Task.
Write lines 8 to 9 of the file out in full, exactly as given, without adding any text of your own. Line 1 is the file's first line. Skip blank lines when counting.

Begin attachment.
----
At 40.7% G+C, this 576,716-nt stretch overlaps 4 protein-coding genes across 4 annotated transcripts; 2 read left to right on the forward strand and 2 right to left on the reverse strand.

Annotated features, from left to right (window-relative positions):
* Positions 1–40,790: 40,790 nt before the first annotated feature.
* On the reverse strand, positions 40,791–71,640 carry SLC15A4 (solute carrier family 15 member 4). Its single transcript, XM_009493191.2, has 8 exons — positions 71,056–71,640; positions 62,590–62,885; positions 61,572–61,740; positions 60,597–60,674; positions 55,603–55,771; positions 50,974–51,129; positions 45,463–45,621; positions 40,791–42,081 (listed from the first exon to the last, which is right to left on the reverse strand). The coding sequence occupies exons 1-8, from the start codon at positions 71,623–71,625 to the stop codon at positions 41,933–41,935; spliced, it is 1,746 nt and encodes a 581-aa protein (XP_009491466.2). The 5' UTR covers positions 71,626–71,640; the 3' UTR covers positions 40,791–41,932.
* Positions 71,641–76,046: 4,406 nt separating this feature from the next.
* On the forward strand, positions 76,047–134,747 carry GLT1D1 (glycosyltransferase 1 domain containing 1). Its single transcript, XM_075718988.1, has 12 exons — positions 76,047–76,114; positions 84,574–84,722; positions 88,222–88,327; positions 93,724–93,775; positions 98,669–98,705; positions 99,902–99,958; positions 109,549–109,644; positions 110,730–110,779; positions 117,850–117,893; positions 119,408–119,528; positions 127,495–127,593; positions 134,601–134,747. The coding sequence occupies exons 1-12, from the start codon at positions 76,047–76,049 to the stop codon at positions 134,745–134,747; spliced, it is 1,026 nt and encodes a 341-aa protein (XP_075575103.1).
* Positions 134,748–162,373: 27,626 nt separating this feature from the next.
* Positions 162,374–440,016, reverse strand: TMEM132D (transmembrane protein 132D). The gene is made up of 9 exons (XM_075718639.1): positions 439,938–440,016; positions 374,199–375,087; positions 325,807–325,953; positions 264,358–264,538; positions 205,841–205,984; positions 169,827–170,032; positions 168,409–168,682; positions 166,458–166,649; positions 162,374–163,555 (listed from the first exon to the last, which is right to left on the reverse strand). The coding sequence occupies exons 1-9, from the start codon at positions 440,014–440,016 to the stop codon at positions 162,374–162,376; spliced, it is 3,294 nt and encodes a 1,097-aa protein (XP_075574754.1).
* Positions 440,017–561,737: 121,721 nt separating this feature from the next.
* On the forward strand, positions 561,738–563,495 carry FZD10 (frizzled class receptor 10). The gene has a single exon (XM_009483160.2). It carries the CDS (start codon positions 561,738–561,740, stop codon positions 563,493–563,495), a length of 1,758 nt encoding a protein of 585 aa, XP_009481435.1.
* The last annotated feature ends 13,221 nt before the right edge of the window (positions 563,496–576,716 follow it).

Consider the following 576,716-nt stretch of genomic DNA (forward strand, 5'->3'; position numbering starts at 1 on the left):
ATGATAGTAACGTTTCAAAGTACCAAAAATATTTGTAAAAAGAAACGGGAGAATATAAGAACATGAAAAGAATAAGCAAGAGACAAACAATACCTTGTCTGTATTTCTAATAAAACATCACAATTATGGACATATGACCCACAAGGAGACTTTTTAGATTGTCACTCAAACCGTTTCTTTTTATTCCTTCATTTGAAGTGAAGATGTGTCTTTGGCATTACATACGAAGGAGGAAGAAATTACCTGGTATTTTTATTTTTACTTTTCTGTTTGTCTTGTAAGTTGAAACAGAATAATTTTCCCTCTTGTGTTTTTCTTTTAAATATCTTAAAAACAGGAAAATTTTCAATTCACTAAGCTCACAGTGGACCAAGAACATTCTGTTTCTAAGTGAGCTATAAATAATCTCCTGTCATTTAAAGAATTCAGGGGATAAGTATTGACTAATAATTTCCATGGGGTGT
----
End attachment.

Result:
* Positions 162,374–440,016, reverse strand: TMEM132D (transmembrane protein 132D). The gene is made up of 9 exons (XM_075718639.1): positions 439,938–440,016; positions 374,199–375,087; positions 325,807–325,953; positions 264,358–264,538; positions 205,841–205,984; positions 169,827–170,032; positions 168,409–168,682; positions 166,458–166,649; positions 162,374–163,555 (listed from the first exon to the last, which is right to left on the reverse strand). The coding sequence occupies exons 1-9, from the start codon at positions 440,014–440,016 to the stop codon at positions 162,374–162,376; spliced, it is 3,294 nt and encodes a 1,097-aa protein (XP_075574754.1).
* Positions 440,017–561,737: 121,721 nt separating this feature from the next.